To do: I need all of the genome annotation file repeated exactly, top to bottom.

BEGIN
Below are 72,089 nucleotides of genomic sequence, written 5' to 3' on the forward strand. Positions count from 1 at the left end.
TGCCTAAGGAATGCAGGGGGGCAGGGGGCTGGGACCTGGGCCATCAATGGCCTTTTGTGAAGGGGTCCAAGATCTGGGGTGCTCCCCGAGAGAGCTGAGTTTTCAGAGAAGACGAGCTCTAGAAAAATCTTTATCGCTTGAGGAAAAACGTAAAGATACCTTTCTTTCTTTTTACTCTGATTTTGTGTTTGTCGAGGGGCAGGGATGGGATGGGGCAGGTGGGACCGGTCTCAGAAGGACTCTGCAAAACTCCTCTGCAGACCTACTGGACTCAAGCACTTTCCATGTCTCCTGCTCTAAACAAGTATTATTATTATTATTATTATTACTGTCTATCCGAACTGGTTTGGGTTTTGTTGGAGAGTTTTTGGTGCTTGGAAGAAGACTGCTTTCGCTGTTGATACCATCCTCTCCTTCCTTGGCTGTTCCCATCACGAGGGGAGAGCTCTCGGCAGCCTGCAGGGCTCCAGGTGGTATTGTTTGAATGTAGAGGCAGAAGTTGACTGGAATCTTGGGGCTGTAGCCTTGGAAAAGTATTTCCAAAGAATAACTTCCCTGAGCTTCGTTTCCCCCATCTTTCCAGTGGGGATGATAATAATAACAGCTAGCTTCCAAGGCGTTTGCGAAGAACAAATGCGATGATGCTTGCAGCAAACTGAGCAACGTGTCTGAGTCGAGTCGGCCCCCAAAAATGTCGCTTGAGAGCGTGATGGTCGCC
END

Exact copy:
Below are 72,089 nucleotides of genomic sequence, written 5' to 3' on the forward strand. Positions count from 1 at the left end.
TGCCTAAGGAATGCAGGGGGGCAGGGGGCTGGGACCTGGGCCATCAATGGCCTTTTGTGAAGGGGTCCAAGATCTGGGGTGCTCCCCGAGAGAGCTGAGTTTTCAGAGAAGACGAGCTCTAGAAAAATCTTTATCGCTTGAGGAAAAACGTAAAGATACCTTTCTTTCTTTTTACTCTGATTTTGTGTTTGTCGAGGGGCAGGGATGGGATGGGGCAGGTGGGACCGGTCTCAGAAGGACTCTGCAAAACTCCTCTGCAGACCTACTGGACTCAAGCACTTTCCATGTCTCCTGCTCTAAACAAGTATTATTATTATTATTATTATTACTGTCTATCCGAACTGGTTTGGGTTTTGTTGGAGAGTTTTTGGTGCTTGGAAGAAGACTGCTTTCGCTGTTGATACCATCCTCTCCTTCCTTGGCTGTTCCCATCACGAGGGGAGAGCTCTCGGCAGCCTGCAGGGCTCCAGGTGGTATTGTTTGAATGTAGAGGCAGAAGTTGACTGGAATCTTGGGGCTGTAGCCTTGGAAAAGTATTTCCAAAGAATAACTTCCCTGAGCTTCGTTTCCCCCATCTTTCCAGTGGGGATGATAATAATAACAGCTAGCTTCCAAGGCGTTTGCGAAGAACAAATGCGATGATGCTTGCAGCAAACTGAGCAACGTGTCTGAGTCGAGTCGGCCCCCAAAAATGTCGCTTGAGAGCGTGATGGTCGCC